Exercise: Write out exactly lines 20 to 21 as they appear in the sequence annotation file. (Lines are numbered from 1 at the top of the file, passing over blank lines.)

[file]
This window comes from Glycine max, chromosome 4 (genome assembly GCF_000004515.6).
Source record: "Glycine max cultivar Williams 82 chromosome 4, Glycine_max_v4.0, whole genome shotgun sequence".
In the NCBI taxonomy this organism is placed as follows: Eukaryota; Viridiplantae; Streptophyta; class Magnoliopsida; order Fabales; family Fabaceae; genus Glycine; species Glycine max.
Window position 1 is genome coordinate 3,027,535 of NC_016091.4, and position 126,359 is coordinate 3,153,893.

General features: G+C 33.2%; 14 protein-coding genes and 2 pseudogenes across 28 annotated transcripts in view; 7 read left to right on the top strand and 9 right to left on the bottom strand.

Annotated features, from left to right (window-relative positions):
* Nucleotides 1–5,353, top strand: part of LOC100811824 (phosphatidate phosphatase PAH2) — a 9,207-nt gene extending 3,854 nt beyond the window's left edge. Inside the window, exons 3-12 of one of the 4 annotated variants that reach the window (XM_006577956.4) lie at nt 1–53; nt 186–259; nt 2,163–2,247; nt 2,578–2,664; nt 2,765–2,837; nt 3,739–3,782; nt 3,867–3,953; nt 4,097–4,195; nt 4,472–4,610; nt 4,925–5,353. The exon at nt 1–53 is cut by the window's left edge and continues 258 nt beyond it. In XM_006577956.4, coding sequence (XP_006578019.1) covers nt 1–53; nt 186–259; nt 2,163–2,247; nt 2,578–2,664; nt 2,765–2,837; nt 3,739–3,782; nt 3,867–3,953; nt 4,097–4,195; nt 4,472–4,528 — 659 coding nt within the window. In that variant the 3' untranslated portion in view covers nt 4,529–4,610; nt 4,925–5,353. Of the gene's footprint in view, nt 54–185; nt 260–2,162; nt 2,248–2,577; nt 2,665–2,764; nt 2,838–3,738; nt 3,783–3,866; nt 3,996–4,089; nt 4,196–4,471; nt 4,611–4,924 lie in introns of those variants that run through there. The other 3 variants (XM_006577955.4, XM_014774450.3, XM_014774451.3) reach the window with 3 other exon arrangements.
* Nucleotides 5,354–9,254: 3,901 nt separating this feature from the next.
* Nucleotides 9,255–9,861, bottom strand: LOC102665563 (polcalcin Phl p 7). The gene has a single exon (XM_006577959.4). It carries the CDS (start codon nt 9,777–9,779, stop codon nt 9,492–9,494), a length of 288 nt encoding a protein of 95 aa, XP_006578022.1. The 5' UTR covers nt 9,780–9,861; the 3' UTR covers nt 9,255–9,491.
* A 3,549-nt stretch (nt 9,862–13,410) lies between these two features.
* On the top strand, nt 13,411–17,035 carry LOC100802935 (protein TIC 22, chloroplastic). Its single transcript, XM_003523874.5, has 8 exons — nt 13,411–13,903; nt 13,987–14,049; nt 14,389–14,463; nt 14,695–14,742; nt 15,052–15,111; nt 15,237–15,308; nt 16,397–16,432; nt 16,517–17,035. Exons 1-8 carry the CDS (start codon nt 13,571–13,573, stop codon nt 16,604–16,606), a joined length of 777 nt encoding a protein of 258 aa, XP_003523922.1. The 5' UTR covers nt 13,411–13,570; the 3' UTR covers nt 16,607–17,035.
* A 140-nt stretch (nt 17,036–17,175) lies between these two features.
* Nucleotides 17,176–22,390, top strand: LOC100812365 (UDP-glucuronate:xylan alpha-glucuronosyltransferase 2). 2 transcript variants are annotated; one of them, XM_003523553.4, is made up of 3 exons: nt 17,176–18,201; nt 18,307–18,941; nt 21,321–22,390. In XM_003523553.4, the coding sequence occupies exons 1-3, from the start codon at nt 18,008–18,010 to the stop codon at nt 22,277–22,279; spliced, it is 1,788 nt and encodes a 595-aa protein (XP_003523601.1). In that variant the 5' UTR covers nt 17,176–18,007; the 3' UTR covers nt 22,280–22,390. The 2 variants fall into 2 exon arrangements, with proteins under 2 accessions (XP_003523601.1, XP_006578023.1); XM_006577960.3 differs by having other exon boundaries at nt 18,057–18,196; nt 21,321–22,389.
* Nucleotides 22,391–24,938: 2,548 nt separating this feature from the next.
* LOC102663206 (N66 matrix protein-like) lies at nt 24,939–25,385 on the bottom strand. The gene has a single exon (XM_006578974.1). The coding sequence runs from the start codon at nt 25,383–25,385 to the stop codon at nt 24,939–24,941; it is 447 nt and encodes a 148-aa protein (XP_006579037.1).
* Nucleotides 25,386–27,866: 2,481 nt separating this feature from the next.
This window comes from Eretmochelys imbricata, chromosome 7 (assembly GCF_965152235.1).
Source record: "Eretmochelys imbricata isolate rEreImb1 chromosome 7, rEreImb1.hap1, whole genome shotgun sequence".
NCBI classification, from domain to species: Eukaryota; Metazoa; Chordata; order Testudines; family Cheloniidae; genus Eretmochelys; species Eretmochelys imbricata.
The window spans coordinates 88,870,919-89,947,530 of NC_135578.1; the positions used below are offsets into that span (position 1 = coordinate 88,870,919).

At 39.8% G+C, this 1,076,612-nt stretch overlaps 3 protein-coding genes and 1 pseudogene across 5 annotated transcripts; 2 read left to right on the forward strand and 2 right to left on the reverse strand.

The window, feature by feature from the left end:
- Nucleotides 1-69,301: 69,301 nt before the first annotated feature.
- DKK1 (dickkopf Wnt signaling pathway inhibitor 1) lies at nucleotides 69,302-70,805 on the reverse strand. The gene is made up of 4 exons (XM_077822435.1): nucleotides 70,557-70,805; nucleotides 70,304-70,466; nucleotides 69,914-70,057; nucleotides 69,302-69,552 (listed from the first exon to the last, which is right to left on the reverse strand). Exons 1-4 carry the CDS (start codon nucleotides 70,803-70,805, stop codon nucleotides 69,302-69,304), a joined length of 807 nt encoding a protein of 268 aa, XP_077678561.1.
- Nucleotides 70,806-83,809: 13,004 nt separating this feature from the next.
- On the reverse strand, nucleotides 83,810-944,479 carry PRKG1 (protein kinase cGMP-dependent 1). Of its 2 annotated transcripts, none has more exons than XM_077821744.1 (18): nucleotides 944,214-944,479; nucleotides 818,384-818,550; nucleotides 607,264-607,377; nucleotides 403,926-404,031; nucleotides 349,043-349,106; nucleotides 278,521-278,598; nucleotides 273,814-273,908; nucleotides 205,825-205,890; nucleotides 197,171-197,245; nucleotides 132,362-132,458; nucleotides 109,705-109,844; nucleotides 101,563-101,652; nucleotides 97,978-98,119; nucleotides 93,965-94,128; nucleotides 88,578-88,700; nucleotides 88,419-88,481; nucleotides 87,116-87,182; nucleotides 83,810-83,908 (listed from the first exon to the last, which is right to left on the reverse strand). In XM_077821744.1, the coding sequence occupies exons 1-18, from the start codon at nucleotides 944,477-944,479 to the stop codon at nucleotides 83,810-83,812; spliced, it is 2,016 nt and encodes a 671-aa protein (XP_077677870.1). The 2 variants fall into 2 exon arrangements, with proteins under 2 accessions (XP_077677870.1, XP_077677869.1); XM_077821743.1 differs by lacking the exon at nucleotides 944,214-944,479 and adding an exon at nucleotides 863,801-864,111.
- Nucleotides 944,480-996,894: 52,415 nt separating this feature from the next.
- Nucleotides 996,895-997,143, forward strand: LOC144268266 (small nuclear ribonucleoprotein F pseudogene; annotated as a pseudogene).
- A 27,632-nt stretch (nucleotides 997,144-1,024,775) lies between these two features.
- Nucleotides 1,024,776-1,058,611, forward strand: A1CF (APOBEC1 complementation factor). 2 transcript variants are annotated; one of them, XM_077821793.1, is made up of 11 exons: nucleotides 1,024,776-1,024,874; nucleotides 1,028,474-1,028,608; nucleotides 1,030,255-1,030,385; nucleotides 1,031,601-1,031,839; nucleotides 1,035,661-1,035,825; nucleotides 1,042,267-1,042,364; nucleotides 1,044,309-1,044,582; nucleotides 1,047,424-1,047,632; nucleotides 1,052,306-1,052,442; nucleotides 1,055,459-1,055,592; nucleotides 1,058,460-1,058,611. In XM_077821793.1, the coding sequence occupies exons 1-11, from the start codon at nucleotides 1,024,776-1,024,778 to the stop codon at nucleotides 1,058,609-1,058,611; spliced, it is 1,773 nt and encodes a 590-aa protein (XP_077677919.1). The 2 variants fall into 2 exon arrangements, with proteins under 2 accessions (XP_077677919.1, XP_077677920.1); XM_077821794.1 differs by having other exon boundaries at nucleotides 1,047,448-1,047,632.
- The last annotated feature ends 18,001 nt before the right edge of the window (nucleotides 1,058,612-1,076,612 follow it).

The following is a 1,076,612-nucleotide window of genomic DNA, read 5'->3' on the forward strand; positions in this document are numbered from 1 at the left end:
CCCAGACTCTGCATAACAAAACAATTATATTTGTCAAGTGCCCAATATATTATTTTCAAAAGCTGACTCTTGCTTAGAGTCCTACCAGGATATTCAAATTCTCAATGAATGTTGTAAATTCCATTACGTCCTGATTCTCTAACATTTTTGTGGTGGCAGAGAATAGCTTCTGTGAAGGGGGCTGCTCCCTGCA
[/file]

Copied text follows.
The window spans coordinates 88,870,919-89,947,530 of NC_135578.1; the positions used below are offsets into that span (position 1 = coordinate 88,870,919).

At 39.8% G+C, this 1,076,612-nt stretch overlaps 3 protein-coding genes and 1 pseudogene across 5 annotated transcripts; 2 read left to right on the forward strand and 2 right to left on the reverse strand.